Should You Cater to the Unique Expectations of Younger Workers?
Are you paying enough attention to the unique expectations of younger workers? You may be managing employees with age ranges that span five generations. And you may be accustomed to the strong work ethic that drives most baby boomers and satisfying their demands. But to focus on the future, you need to expand your horizons and learn what younger workers want in the workplace.
A recent New York Times article pointed out that some organizations are hiring generational consultants to help them with the challenges of recruiting younger workers and developing their loyalty. You don’t have to go that far, but you should keep up to date on what’s trending.
Unique Expectations Require a New Strategy for Hiring
When it’s time to recruit, organizations need to show young prospects that they are keeping up with important current topics. If you can tout your social responsibility angle during job fairs, younger applicants will want to hear more about the company and your open positions.
The whole concept of applying for a job may need a redo. At some companies, the application is now a ‘fit’ quiz. Applicants answer several questions in a quiz format that’s designed to reveal whether they and the organization will be a good fit. And some of these quizzes can also take the form of a sales assessment test, if you're hiring sales professionals.
Gen Zers are often put off by the formality that appealed to generations that came before them. They might not embrace the idea of dressing in a suit for an interview and sitting through a long question and answer session. Some organizations have turned preliminary screening sessions into ‘speed-interviews.’ Applicants at a job fair might spend three minutes with three different interviewers. These experiences give applicants a sense of organizational diversity and help them develop perspective about whether they want to continue exploring employment with that company.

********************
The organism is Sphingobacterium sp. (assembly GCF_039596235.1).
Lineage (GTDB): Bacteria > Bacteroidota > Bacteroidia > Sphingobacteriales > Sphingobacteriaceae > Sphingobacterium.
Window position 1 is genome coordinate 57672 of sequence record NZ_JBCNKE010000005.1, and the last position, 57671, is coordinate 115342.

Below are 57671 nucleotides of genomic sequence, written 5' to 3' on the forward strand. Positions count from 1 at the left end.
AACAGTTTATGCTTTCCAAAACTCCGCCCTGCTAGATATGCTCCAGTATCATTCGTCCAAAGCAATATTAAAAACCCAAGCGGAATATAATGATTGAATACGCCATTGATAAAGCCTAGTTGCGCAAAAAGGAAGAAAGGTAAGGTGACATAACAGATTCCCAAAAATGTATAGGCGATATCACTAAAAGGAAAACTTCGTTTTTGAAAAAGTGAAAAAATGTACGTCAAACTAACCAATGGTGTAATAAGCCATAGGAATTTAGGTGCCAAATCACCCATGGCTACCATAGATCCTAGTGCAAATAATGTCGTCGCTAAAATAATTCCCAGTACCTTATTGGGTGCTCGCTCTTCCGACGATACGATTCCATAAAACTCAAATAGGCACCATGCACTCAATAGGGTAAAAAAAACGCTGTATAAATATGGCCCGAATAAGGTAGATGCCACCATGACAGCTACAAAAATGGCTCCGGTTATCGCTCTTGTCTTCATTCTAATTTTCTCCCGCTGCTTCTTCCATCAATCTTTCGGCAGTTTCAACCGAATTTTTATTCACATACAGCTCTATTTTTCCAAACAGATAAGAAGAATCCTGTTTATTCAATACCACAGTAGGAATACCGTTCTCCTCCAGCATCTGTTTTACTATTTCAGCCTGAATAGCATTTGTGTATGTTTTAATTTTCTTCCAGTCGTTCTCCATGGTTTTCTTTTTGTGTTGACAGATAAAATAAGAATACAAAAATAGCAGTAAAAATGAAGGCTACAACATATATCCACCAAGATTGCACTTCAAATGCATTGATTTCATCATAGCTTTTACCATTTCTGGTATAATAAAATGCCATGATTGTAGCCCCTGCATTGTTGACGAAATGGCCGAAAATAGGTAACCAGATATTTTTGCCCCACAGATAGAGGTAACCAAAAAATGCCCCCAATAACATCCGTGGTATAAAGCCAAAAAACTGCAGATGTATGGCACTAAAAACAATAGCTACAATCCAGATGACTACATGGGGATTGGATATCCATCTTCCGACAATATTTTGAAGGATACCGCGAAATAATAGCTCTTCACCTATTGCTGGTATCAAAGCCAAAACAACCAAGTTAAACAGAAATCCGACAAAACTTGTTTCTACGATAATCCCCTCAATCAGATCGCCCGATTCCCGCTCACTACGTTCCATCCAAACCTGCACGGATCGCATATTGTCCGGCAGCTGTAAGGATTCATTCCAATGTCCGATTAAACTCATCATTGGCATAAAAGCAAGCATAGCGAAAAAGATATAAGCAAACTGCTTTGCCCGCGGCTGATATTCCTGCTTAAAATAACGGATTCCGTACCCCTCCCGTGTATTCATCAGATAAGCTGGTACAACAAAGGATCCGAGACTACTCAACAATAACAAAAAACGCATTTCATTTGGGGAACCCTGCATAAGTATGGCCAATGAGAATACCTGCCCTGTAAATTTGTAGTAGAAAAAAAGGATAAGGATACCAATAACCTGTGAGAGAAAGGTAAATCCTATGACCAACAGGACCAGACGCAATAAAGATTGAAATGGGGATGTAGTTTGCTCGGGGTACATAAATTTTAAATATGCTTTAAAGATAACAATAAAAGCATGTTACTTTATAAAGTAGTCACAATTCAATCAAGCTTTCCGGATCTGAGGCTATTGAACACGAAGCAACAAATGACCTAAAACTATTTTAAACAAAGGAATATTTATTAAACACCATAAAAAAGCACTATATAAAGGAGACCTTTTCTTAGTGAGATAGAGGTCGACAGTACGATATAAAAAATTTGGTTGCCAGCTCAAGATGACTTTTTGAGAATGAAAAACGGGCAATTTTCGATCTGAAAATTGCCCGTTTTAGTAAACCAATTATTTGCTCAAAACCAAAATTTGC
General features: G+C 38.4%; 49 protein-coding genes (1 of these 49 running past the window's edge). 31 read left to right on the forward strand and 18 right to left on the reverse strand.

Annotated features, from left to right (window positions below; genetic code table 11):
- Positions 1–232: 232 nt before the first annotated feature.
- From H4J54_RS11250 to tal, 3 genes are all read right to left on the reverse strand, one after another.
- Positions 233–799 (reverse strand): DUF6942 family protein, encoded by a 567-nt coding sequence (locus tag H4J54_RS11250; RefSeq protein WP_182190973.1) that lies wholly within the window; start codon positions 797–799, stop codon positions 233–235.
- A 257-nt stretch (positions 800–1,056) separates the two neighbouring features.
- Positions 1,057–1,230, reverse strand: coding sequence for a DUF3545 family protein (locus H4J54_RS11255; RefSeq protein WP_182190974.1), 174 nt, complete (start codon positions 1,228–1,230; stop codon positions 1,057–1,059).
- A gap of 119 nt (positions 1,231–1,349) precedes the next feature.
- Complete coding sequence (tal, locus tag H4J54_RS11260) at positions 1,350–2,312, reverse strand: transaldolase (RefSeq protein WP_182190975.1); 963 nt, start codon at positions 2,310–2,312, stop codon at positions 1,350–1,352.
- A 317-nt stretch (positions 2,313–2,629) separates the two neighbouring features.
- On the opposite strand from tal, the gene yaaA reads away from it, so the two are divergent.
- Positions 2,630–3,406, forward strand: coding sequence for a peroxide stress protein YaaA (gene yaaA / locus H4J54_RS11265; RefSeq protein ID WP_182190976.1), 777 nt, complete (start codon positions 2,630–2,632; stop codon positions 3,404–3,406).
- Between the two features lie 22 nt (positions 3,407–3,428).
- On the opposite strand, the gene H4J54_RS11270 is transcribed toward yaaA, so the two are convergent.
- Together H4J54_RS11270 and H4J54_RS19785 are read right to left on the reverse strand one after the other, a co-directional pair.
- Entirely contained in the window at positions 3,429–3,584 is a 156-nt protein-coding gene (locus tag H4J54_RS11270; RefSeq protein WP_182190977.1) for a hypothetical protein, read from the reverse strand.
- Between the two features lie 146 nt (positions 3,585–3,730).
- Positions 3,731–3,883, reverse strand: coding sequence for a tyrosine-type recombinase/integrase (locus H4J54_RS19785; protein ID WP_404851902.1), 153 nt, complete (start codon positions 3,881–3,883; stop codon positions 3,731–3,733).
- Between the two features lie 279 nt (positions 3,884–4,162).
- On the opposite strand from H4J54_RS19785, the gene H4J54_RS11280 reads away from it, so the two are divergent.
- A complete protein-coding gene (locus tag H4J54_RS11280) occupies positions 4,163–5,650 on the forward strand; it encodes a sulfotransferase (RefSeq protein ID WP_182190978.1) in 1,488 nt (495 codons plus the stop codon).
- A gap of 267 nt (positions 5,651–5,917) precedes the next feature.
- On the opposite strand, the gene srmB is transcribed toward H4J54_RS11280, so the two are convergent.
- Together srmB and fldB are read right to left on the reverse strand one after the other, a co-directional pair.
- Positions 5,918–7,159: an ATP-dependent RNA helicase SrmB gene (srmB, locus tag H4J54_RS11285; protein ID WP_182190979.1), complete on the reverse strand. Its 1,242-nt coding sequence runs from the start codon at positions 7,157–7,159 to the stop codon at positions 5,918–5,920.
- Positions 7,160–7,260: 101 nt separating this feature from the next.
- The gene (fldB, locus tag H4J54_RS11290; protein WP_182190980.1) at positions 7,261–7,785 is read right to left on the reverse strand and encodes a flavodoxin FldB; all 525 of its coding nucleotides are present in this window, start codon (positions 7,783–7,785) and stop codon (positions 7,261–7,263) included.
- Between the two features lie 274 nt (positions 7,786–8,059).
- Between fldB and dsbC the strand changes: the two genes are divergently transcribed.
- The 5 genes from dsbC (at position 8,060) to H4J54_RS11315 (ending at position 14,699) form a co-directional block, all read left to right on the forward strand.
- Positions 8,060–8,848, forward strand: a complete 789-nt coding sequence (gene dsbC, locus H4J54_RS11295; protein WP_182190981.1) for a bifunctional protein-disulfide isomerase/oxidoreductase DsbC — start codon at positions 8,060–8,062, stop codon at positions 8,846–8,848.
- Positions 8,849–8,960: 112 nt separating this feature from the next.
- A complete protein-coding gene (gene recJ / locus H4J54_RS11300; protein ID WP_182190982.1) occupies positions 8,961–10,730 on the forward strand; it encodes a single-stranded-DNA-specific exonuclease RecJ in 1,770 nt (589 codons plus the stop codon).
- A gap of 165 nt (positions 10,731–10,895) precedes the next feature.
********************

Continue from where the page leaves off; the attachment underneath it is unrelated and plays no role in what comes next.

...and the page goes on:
The Side Hustle
Remember that many millennials came of age during the Great Recession. They watched their parents lose jobs and sometimes, their homes. Millennials also had to struggle mightily to get good jobs after they left high school or college. This harsh reality led many of them to pick up side hustles. In additional to earning extra money, the millennial side hustle represents an activity they feel passionate about. Sometimes this is a social cause, other times it's an artistic effort. Over 60% of millennials either have a side hustle now, or they’ve had one in the recent past.
If there’s not a conflict with confidentiality and competitive intelligence, employers should signal flexibility about workers’ side hustles. In some companies, managers encourage team members to teach interested peers what they’ve learned in their other positions.
Nothing sounds more disheartening to young workers than a fixed set of responsibilities that never change. Your team members don’t want to spend their time working endlessly at tasks that grow stagnant. During the interview process, you don’t have to promise candidates a shot at the CEO’s position, but you do have to give them a glimpse of a future that includes more responsibility, flexibility to explore other positions in the organization, and training which the company will provide.
It's a whole new world in terms of recruiting and hiring the best talent and organizations must understand the unique expectations of younger workers. If you haven't changed your approach recently, it's time to update your process so you can attract the candidates you want to add to your organization.